author = {Garvin, J. B. and Slayback, D. A. and Ferrini, V. and Frawley, J. and Giguere, C. and Asrar, G. R. and Andersen, K.},
abstractNote = {We have monitored a newly erupted volcanic island in the Kingdom of Tonga, unofficially known as Hunga Tonga Hunga Ha'apai, by means of relatively frequent high spatial resolution (~50 cm) satellite observations. The new ~1.8 km2 island formed as a tuff cone over the course of a month-long hydromagmatic eruption in early 2015 in the Tonga-Kermadec volcanic arc. Such ash-dominated eruptions usually produce fragile subaerial landscapes that wash away rapidly due to marine erosion, as occurred nearby in 2009. Our measured rates of erosion are ~0.00256 km3/year from derived digital topographic models. Preliminary measurements of the topographic expression of the primary tuff cone over ~30 months suggest a lifetime of ~19 years (and potentially up to 42 years). The ability to measure details of a young island's landscape evolution using satellite remote sensing has not previously been possible at these spatial and temporal resolutions.},
doi = {10.1002/2017GL076621},
journal = {Geophysical Research Letters},
number = 8,
volume = 45,
place = {United States},
year = {2018},
month = {4}
}

Journal Article:
Free Publicly Available Full Text
Publisher's Version of Record

Citation Metrics:
Cited by: 4 works
Citation information provided by
Web of Science

Figures / Tables:

Figure 1 Figure 1: The Airbus Pléiades-1A image (left) at the end of the eruptive stage (19 January 2015). This is the initial, preerosional expression of the new island (Hunga Tonga Hunga Ha’apai) with an inset showing its location (red circle). The current state of the island 2.75 years later (right) ismore » shown in a DigitalGlobeWorldView-2 image obtained on 19 September 2017. The evolution of the coastline is depicted in the outlines, with colors ranging from red for January 2015 (early) to blue for September 2017 (latest).« less

Save / Share:

Works referenced in this record:

Satellite observations of a surtseyan eruption: Hunga Ha'apai, Tonga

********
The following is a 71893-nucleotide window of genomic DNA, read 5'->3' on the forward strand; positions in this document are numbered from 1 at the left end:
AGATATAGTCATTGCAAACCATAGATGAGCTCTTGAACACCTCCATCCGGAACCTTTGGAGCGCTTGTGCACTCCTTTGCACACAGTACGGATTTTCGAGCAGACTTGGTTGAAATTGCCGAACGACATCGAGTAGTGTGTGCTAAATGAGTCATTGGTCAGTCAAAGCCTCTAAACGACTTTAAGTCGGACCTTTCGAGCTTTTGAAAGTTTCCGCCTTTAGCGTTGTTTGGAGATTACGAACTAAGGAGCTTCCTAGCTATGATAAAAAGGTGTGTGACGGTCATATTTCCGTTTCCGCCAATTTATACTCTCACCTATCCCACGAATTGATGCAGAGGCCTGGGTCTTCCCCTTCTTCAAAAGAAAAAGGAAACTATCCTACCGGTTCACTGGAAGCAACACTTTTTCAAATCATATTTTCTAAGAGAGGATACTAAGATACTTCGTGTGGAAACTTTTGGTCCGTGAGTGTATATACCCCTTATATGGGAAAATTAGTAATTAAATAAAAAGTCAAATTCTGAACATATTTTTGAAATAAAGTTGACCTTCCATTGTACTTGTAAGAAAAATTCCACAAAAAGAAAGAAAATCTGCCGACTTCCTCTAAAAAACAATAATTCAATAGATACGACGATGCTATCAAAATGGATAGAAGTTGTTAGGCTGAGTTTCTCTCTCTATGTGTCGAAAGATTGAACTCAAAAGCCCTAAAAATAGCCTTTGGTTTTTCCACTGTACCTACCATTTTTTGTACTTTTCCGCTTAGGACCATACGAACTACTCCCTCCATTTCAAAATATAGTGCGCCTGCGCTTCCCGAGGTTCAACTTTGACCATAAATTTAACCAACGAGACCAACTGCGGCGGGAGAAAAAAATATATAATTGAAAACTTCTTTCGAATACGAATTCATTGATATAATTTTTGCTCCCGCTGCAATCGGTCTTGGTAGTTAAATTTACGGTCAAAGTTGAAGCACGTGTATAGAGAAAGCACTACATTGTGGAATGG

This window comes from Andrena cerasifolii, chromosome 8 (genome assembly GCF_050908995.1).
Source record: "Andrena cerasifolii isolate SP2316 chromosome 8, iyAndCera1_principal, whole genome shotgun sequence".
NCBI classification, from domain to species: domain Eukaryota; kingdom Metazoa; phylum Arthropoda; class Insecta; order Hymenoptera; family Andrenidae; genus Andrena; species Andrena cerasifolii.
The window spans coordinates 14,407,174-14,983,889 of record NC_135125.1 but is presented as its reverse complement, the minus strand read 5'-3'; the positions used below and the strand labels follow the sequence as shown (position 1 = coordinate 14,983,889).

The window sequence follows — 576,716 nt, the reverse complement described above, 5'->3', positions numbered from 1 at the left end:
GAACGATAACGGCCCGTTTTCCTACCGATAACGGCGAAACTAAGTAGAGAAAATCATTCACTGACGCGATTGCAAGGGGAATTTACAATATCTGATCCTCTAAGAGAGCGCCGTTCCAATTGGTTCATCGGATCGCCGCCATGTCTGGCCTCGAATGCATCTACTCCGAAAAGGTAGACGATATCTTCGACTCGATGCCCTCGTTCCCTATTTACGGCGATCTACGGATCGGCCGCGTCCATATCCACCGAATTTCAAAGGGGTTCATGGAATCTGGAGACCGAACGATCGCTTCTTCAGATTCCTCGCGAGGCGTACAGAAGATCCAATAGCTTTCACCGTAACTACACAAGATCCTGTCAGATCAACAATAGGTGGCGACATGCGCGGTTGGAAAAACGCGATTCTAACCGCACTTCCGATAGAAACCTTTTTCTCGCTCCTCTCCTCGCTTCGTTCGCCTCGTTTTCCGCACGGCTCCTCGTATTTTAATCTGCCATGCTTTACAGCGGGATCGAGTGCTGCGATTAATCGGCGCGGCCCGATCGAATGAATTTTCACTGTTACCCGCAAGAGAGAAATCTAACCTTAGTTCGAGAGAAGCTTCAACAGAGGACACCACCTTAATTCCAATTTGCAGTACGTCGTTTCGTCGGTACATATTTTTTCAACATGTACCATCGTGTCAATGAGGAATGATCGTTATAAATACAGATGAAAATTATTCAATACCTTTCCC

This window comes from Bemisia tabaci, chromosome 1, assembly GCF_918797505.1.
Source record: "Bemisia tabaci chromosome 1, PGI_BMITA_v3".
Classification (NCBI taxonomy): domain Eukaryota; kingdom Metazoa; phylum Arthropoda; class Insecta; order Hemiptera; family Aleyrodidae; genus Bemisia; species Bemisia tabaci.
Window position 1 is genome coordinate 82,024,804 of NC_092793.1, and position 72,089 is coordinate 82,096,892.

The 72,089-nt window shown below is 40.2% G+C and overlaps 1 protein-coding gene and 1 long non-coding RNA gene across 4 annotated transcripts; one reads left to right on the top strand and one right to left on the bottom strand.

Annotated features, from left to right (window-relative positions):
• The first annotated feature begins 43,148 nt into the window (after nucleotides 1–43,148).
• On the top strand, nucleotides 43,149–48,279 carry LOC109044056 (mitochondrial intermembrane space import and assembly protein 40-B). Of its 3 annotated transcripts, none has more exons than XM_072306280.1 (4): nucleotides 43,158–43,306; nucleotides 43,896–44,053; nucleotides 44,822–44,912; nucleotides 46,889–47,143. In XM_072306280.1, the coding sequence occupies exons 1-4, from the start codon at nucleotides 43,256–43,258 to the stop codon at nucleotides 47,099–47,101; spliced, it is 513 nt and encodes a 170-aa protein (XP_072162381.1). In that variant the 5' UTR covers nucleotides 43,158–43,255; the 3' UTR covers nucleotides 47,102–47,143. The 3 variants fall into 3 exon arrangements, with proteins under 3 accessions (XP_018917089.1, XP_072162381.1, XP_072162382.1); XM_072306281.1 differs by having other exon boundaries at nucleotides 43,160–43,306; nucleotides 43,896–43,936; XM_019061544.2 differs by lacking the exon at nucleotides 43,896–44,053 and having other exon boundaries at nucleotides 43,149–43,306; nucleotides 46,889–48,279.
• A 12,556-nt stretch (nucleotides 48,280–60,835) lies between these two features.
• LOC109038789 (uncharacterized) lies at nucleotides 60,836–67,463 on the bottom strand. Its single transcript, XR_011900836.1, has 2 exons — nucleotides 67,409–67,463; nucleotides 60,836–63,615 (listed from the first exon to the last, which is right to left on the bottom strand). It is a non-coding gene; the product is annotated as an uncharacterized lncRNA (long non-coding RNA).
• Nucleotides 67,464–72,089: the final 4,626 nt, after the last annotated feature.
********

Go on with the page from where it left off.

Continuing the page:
journal, December 2010


Hydrovolcanic explosions; II, Evolution of basaltic tuff rings and tuff cones
journal, May 1983

  • Wohletz, K. H.; Sheridan, M. F.
  • American Journal of Science, Vol. 283, Issue 5
  • DOI: 10.2475/ajs.283.5.385

Climate and the Pace of Erosional Landscape Evolution
journal, August 2017


Geology, petrography, and geochemistry of the volcanic islands of Tonga
journal, March 1972

  • Bryan, W. B.; Stice, G. D.; Ewart, A.
  • Journal of Geophysical Research, Vol. 77, Issue 8
  • DOI: 10.1029/JB077i008p01566

Hydrovolcanic tuff rings and cones as indicators for phreatomagmatic explosive eruptions on Mars: PHREATOMAGMATIC ERUPTIONS ON MARS
journal, August 2013

  • Brož, P.; Hauber, E.
  • Journal of Geophysical Research: Planets, Vol. 118, Issue 8
  • DOI: 10.1002/jgre.20120

    Works referencing / citing this record:

    Diversity of soluble salt concentrations on volcanic ash aggregates from a variety of eruption types and deposits
    journal, June 2019

    • Colombier, Mathieu; Mueller, Sebastian B.; Kueppers, Ulrich
    • Bulletin of Volcanology, Vol. 81, Issue 7
    • DOI: 10.1007/s00445-019-1302-0

    Diversity of soluble salt concentrations on volcanic ash aggregates from a variety of eruption types and deposits
    journal, June 2019

    • Colombier, Mathieu; Mueller, Sebastian B.; Kueppers, Ulrich
    • Bulletin of Volcanology, Vol. 81, Issue 7
    • DOI: 10.1007/s00445-019-1302-0

    Coral reef annihilation, persistence and recovery at Earth’s youngest volcanic island
    journal, December 2019


      Figures/Tables have been extracted from DOE-funded journal article accepted manuscripts.